Dinner at the Homestead Celebrates Connecticut History and Agrarian Heritage

Connecticut Landmarks will celebrate the rich agricultural heritage of the Nathan Hale Homestead, and the freshness of Connecticut grown and raised food, with Dinner at the Homestead, prepared by Executive Chef Scott Miller, of Max’s Oyster Bar and Max Catering, on Saturday, September 8th beginning at 5 pm. The evening will commence with Open Homestead, highlighting Colonial demonstrations and museum tours. A special cocktail hour begins at 6 pm and dinner is served at 7 pm.


Dinner at the Homestead will include great friends, great food, and great wine for a magical night in this splendid historic setting. The Nathan Hale Homestead is located at 2299 South Street in Coventry, CT. Registration is required, please call (860) 247-8996 x 23 to register. Tickets are $150 each, which includes a $60 tax-deductible contribution to Connecticut Landmarks.


Dinner at the Homestead features an exceptional, multi-course farm-to-table menu, by Chef Scott Miller. “Freshness is ephemeral, and geography expresses itself in the taste of the food,

sometimes subtly and sometimes profoundly,” says Chef Miller.


“History and cuisine go hand and hand here,” says Sheryl Hack, Executive Director of Connecticut Landmarks. “Fresh, local, organic food graced the Hale family table and is a very sustainable way to eat. Hosting a farm dinner at the Homestead not only celebrates the rich agricultural and patriotic heritage of the site and of Nathan Hale’s family, but also reminds people of the importance of supporting local farms, historic sites and our community.”


Dinner at the Homestead will serve Handcrafted Connecticut-made wine from Sharpe Hill Vineyard in Pomfret, CT.  Receiving more than 250 medals in International tastings, Sharpe Hill Vineyard is Connecticut’s largest winery and is surrounded by more than 100 acres of historic Connecticut landscape. “We are thrilled to be partnering with one of Connecticut’s oldest and most respected preservation organizations,” says Catherine Vollweiler, owner of Sharpe Hill Vineyard.


Dinner at the Homestead will be serving an assortment of beer from Willimantic Brewing Company. Located in the heart of rural Northeast Connecticut, Willimantic Brewing Co. is the maker of over a dozen varieties of beer each month.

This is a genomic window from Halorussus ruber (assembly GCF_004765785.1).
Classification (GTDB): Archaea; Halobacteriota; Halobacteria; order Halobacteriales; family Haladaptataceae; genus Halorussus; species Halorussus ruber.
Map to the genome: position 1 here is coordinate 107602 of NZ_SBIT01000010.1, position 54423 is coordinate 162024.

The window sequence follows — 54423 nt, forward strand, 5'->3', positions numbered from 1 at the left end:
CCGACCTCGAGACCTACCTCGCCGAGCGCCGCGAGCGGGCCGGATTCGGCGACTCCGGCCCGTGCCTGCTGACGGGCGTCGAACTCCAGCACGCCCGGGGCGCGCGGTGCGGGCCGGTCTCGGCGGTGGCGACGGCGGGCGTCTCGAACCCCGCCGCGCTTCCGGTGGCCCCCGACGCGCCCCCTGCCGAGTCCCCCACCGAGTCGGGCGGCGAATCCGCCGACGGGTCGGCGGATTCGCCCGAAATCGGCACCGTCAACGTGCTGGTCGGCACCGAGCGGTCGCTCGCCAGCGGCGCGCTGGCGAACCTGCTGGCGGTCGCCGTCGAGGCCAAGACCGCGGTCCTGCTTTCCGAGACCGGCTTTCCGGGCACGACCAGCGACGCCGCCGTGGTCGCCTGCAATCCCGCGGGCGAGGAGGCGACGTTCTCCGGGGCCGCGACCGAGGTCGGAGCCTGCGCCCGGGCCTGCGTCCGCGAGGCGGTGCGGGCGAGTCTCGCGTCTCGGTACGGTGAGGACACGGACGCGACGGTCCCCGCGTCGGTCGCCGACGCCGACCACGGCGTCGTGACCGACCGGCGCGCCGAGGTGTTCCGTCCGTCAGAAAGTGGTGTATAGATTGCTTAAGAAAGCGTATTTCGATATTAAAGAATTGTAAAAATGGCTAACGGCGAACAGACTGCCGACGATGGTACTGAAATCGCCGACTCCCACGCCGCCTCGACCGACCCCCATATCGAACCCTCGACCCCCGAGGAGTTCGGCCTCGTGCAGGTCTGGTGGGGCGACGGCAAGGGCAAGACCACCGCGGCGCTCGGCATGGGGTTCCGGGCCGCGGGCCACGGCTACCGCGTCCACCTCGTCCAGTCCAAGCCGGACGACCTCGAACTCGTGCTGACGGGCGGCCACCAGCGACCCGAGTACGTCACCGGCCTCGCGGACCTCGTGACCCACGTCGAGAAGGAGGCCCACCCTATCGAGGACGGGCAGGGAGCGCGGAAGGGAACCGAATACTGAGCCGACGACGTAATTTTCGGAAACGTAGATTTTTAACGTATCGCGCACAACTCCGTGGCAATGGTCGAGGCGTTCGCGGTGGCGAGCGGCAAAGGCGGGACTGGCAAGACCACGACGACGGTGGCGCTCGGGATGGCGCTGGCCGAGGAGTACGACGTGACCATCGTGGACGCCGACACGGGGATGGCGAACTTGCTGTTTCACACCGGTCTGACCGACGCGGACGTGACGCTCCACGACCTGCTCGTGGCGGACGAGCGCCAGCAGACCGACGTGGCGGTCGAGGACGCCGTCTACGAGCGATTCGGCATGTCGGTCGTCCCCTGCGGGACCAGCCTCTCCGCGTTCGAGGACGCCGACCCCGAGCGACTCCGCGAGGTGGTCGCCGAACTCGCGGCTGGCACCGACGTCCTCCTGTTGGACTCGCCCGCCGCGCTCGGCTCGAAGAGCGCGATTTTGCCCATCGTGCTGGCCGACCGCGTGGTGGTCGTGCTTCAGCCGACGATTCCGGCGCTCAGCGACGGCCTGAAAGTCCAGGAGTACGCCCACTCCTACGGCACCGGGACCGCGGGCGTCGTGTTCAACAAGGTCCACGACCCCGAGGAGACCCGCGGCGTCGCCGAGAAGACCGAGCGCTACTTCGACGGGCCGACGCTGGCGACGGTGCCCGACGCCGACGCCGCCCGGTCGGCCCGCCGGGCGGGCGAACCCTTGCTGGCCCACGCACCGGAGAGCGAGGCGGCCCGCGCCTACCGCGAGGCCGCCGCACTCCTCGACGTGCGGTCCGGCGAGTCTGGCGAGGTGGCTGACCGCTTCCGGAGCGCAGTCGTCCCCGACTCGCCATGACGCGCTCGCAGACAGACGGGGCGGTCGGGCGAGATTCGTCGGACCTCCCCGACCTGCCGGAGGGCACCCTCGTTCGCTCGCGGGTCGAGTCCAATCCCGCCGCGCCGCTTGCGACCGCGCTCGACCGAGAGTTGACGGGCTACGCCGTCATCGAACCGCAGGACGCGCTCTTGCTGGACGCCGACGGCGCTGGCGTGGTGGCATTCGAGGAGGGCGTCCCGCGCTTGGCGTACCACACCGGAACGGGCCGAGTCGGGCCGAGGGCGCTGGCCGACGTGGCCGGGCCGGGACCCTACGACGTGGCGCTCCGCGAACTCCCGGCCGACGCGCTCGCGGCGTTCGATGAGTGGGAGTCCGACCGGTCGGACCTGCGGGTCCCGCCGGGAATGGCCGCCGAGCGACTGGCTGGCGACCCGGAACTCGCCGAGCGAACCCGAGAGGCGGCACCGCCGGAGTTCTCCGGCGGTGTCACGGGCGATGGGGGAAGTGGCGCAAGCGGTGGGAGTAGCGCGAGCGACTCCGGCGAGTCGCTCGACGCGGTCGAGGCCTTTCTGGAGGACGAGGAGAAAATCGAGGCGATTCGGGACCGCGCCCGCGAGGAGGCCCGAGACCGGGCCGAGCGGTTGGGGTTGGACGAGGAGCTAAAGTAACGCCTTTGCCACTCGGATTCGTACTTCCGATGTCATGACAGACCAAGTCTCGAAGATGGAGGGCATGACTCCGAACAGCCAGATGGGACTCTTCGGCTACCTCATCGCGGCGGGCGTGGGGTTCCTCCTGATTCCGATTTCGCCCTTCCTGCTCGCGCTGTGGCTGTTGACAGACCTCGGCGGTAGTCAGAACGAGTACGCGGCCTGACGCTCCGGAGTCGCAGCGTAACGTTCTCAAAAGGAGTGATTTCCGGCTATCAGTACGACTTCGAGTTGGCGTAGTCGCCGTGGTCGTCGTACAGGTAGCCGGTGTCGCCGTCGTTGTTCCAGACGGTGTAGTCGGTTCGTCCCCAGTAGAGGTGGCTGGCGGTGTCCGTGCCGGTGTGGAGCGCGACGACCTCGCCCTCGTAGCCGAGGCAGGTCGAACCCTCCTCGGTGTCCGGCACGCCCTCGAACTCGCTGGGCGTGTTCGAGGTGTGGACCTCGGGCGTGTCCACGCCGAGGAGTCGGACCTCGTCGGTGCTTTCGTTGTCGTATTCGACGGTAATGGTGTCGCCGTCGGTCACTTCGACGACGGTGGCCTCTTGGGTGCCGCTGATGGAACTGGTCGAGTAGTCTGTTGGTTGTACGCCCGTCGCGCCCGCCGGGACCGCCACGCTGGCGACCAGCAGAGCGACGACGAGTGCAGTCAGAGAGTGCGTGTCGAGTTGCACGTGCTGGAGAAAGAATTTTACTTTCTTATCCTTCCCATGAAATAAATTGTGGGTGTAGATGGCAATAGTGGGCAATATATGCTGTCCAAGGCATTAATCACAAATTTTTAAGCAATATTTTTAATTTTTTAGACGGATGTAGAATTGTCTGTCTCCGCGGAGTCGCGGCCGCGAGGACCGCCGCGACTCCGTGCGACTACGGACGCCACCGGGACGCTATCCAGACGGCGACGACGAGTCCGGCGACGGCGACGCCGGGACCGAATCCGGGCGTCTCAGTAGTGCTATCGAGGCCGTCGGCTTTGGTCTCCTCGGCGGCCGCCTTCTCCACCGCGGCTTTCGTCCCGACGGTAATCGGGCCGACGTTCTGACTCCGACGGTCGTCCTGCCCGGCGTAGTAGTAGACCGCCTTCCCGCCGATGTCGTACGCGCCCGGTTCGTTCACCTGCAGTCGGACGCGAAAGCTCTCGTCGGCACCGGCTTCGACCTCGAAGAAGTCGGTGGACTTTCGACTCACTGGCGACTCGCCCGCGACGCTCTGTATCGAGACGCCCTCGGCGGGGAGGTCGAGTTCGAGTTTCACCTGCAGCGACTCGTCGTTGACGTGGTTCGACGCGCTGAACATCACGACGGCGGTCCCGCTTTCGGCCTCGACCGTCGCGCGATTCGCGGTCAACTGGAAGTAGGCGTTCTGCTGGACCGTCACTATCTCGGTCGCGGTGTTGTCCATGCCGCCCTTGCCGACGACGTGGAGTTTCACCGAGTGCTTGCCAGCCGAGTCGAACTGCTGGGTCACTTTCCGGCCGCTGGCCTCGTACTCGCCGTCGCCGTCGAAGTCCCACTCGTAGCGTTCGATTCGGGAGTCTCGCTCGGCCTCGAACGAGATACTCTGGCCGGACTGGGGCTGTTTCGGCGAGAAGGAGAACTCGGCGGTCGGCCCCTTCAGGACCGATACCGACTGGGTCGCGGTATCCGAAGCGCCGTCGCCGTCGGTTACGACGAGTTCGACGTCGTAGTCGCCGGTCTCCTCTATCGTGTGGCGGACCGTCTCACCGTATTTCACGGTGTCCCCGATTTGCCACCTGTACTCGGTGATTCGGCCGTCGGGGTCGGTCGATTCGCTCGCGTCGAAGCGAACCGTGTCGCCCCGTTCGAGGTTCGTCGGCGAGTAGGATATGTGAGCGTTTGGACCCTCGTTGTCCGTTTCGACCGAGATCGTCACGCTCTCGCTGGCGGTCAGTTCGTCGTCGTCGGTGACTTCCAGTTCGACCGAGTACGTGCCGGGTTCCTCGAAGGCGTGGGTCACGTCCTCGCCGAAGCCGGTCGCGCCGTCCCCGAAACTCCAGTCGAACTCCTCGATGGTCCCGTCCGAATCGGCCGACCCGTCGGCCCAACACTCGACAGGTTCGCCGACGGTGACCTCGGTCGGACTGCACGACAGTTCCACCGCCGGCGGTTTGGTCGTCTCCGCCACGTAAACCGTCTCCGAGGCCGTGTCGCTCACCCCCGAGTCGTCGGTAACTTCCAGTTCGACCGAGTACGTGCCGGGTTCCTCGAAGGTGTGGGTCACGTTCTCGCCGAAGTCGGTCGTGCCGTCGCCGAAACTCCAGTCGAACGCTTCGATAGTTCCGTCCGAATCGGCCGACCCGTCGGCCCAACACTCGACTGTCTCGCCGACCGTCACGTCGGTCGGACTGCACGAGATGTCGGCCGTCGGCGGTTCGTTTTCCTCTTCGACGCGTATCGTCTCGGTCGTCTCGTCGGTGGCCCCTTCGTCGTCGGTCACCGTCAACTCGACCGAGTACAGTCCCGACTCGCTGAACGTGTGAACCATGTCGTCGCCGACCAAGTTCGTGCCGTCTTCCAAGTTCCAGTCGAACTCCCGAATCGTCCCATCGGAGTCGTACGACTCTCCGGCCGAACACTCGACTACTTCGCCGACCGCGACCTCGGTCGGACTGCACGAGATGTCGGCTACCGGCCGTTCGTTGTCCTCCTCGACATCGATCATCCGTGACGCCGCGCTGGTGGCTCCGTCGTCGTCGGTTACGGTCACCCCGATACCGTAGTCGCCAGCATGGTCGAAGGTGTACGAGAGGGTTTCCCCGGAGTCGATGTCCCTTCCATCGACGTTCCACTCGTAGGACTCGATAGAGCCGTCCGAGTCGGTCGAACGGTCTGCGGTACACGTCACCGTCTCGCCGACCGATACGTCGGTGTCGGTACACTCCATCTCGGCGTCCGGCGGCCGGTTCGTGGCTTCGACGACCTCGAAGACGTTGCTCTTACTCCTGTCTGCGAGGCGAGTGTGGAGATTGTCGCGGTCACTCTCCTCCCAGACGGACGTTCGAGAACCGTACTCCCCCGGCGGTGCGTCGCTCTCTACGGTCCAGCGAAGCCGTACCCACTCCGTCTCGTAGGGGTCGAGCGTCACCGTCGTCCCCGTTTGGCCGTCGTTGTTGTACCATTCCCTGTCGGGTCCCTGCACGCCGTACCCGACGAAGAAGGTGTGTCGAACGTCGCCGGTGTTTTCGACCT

A special cocktail created by Connecticut-made Peel Liqueurs in New Britain will also be featured at the dinner.


To date, corporate sponsors of the Dinner include BNY Mellon Wealth Management, The Farmer’s Cow, Fuss & O’Neill, Nathan Hale Inn & Conference Center, PAC Group, People’s United Bank/RC Knox, Pirie Turlington Architects, LLC and Webster Bank. Floral arrangements created and donated by the Suffield Garden Club.


Dinner at the Homestead is Connecticut Landmarks’ signature fundraiser for the 2012 season. Proceeds will be directed to the preservation and promotion of the Nathan Hale Homestead, and the 11 other historic properties owned and operated by Connecticut Landmarks.


History of the Homestead

The agriculture heritage of the Nathan Hale Homestead is at the heart of its story. Richard Hale purchased 240 acres in Coventry in 1745 and moved his family into the Georgian house that still exists on the property in October of 1776. The family’s move occurred just as they learned that their son Nathan was hanged as a spy on September 22, 1776, and when most of the Hale sons were away serving in the American army during the Revolution.


Primarily livestock producers of pigs, sheep, cattle and geese, the Hale family farm also included an orchard, woodlot, vegetable garden, kitchen garden, several barns and pasture. The new house was strategically positioned to face the road to Norwich, which served as a major route for sending livestock to market. The Hales also produced items such as butter, cheese, tallow, soap, cider and raw wool for export. By 1798, the Hale farm was the largest and most valuable farm in Coventry with 450 acres.


The house was sold by the Hale family in 1838 and subsequently used as rental property. New Haven attorney George Dudley Seymour purchased the Hale farm in 1914. His original intention was to restore the farm to what existed during Nathan Hale’s boyhood, but soon realized that stopping the fields from reverting back to forest was a daunting task.  During the 1930s, his interests changed to managing the forest for timber products and wildlife. To carry on this goal, Seymour donated the land surrounding the Homestead to the state of Connecticut in 1945, and the property became the Nathan Hale State Forest which now encompasses 1500 acres. Also in 1945, Seymour bequeathed the house to Connecticut Landmarks following his death. Today, the Homestead is listed on the National Register of Historic Places and is Connecticut Landmarks’ most visited museum property.


About Connecticut Landmarks

Founded in 1936, Connecticut Landmarks, formerly known as the Antiquarian & Landmarks Society, is the largest state-wide heritage museum organization in Connecticut. The historic landmark properties include: the Amos Bull House, Hartford; the Bellamy-Ferriday House & Garden, Bethlehem; the Butler-McCook House & Garden and Main Street History Center, Hartford; the Buttolph-Williams House, Wethersfield; the Hempsted Houses, New London; the Isham-Terry House, Hartford; the Nathan Hale Homestead, Coventry; and the Phelps-Hatheway House & Garden, Suffield. Connecticut Landmarks’ mission is to inspire interest and encourage learning about the American past by preserving selected historic properties, collections and stories and present programs that meaningfully engage the public and our communities. For more information, please visit www.ctlandmarks.org.





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